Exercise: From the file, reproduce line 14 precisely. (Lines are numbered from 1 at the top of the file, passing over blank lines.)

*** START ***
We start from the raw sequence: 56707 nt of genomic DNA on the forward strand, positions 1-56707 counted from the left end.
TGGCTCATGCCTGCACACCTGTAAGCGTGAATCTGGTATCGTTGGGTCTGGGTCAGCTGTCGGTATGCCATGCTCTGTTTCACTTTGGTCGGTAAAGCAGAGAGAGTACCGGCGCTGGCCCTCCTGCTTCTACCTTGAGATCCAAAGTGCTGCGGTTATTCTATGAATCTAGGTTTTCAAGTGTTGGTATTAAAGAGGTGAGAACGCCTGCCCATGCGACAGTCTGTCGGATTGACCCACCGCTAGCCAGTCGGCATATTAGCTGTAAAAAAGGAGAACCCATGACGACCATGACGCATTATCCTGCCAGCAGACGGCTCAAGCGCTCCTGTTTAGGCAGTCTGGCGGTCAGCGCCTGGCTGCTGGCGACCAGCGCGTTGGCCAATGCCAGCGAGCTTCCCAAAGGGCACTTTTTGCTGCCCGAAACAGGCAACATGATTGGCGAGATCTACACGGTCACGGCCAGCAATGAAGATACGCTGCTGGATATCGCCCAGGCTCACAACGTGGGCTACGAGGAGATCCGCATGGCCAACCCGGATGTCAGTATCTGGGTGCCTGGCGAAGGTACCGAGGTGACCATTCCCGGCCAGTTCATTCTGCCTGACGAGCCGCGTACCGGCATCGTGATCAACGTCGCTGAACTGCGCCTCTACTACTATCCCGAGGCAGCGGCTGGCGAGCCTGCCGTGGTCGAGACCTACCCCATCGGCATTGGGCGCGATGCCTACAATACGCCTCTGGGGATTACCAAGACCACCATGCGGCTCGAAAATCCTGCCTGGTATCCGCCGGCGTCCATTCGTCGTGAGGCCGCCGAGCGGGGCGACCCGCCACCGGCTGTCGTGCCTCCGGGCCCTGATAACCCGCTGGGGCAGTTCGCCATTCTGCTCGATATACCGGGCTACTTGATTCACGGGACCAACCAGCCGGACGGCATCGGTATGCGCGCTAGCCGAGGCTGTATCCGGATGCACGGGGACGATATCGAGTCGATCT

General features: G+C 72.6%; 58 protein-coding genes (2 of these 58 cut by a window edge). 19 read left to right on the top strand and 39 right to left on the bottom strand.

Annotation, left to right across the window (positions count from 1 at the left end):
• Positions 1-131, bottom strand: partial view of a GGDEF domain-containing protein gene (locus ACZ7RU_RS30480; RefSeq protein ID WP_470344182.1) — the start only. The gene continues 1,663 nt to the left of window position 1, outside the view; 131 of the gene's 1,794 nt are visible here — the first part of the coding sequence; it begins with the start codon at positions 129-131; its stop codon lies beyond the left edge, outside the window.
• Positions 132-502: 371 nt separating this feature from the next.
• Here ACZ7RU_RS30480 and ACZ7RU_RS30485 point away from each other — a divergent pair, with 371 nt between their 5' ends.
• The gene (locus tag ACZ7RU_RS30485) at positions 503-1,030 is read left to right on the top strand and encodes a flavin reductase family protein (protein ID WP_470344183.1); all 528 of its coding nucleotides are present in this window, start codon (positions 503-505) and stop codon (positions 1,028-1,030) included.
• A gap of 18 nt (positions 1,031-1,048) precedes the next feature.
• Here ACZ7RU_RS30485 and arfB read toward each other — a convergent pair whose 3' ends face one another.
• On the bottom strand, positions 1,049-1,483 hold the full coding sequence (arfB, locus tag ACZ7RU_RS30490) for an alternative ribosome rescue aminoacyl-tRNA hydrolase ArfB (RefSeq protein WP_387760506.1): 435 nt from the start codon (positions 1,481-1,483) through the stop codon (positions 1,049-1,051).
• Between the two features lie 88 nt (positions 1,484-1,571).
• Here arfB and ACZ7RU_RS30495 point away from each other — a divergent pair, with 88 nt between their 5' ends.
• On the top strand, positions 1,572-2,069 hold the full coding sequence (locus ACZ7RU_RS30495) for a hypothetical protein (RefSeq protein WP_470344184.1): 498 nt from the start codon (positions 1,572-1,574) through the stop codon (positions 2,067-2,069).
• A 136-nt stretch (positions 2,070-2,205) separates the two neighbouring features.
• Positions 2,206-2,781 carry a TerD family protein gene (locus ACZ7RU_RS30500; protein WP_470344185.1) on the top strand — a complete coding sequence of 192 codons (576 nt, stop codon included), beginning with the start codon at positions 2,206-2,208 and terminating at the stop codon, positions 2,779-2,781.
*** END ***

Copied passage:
• On the top strand, positions 1,572-2,069 hold the full coding sequence (locus ACZ7RU_RS30495) for a hypothetical protein (RefSeq protein WP_470344184.1): 498 nt from the start codon (positions 1,572-1,574) through the stop codon (positions 2,067-2,069).